Yes Flerc, I know about the bone remodeling which you posted. The problem is, you must have great amount of correction and that correction must be maintained for a very long time in adults in order to start bone remodeling.
And why some curves progress and others don't? I think that 50° mark alone can't be taken into account because scoliosis is 3D deformity. No matter what the cause of scoliosis is, we know that biomechanics have a major role in curve progression. Vertebral body stapling works for children who are still growing, that is clear evidence it is mainly biomechanical disease, also that means that bracing MUST work in children if we achieve high correction(check out Rahmouni from Germany, I have seen some amazing results on his web page with his overcorrective braces.)
You can't take into account just cobb angle, because vertebral rotation and spine's saggital profile also have influence on spine stability. Also, I think that vertebral bone density could influence progression. Maybe that is why females after menopause sometimes experience significant progression!?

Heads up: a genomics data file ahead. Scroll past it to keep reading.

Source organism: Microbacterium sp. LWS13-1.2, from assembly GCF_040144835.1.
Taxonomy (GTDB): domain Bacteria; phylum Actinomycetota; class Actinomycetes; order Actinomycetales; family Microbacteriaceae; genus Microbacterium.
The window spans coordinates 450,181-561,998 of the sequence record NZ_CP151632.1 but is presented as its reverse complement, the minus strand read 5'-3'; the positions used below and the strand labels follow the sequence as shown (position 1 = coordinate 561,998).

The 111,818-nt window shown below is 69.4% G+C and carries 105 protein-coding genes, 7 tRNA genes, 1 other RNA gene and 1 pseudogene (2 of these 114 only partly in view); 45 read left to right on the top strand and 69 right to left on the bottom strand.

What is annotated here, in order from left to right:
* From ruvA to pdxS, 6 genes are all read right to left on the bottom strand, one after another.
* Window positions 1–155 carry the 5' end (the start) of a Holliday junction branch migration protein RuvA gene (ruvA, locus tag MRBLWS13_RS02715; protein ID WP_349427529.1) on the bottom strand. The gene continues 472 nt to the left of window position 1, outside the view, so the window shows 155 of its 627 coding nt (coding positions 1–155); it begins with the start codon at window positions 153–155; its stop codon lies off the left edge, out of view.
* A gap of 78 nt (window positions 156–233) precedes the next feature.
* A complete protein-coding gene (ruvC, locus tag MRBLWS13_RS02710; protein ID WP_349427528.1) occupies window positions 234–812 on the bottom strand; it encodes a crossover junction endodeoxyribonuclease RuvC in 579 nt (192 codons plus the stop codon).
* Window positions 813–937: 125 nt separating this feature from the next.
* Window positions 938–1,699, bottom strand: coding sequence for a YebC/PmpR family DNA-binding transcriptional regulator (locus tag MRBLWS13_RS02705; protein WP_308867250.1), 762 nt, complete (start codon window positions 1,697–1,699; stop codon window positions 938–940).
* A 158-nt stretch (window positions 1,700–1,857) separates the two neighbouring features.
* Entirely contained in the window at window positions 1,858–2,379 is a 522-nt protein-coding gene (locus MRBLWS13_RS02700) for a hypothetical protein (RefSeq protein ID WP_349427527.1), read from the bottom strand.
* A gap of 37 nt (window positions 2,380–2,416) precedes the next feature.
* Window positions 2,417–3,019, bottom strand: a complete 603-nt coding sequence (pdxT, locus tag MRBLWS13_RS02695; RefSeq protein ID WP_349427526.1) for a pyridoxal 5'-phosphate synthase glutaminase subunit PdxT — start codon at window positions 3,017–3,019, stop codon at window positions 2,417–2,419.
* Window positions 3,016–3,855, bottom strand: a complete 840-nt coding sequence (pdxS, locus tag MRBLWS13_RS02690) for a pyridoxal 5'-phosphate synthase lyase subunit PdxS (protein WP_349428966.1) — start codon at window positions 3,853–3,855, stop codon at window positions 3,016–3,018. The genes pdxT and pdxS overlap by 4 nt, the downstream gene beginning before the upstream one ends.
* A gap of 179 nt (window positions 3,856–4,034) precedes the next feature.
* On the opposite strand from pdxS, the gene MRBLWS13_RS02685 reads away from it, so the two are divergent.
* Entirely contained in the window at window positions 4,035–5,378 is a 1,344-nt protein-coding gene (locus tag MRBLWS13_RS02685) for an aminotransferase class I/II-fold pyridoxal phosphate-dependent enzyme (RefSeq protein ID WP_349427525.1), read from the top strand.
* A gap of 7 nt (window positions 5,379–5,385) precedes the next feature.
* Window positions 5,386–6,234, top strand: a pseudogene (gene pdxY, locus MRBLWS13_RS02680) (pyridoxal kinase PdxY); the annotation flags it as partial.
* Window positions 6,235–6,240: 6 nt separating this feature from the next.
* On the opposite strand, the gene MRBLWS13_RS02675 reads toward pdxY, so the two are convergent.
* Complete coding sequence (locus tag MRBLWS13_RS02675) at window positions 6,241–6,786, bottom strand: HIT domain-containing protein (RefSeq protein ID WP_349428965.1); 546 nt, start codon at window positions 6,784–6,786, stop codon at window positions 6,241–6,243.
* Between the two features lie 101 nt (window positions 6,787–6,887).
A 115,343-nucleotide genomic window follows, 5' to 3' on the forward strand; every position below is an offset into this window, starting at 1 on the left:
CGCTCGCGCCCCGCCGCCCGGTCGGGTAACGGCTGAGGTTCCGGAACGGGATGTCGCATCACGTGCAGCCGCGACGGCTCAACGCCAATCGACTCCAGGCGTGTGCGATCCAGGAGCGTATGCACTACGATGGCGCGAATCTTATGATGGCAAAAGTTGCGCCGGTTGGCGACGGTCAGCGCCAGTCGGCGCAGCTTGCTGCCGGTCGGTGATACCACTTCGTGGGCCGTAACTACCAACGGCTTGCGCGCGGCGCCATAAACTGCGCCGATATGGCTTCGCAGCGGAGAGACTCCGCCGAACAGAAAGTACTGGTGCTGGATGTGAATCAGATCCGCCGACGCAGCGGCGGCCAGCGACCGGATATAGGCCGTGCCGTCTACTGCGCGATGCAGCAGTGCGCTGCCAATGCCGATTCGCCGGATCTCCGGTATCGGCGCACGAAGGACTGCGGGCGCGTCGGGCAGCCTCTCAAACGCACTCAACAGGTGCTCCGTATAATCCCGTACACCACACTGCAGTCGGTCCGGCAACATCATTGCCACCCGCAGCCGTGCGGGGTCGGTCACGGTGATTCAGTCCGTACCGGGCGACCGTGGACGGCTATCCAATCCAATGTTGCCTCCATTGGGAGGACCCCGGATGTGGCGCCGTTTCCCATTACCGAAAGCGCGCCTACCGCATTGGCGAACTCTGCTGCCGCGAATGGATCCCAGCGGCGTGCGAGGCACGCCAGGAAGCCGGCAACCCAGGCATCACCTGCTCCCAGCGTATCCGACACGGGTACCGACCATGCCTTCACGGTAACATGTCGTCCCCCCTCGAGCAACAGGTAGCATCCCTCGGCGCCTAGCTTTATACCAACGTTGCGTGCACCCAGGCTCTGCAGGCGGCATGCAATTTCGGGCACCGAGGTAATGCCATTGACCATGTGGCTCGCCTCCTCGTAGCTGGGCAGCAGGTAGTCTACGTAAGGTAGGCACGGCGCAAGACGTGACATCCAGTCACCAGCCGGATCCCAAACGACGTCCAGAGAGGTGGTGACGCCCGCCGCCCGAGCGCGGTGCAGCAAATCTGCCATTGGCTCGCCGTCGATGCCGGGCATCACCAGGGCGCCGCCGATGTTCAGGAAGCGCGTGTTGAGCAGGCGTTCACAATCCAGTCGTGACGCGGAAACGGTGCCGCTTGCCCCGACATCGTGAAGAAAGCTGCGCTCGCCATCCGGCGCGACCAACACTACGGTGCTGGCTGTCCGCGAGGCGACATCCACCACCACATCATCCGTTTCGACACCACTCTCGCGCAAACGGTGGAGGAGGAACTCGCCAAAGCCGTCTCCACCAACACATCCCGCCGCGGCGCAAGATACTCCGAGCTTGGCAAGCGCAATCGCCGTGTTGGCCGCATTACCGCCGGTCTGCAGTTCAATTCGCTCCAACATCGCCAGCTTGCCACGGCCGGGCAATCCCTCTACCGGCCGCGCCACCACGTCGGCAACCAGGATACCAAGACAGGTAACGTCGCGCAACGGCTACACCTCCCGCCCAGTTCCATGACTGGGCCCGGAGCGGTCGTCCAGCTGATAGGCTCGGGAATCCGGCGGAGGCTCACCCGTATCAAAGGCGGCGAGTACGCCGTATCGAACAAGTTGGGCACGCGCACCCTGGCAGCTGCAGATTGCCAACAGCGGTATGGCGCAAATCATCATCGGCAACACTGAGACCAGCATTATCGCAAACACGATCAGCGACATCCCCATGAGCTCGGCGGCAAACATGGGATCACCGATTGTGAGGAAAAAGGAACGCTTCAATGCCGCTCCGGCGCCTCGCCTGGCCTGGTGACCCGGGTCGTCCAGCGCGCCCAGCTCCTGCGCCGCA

If only gravity leads to curve progression, than body weight is also important because additional weight surelly puts more stress on the spine.
So, if adult scoliosis progression is influenced only by gravity and spine's ability to counter that force than we can say that all these components have influence: cobb angle, vertebral rotation, sagittal profile, body weight(BMI), bone density and also our posture. And yes, if ligaments hold vertebrae together, than loose ligaments and too much mobility is not good. This is so complex but it is all logical and makes sense. It just looks like medical comunity is not interested enough in this subject because they are now able to do these costly surgeries with acceptable outcome in most cases.
Spring, where the appex of your curve was, which vertebras were included in your lumbar scoliosis?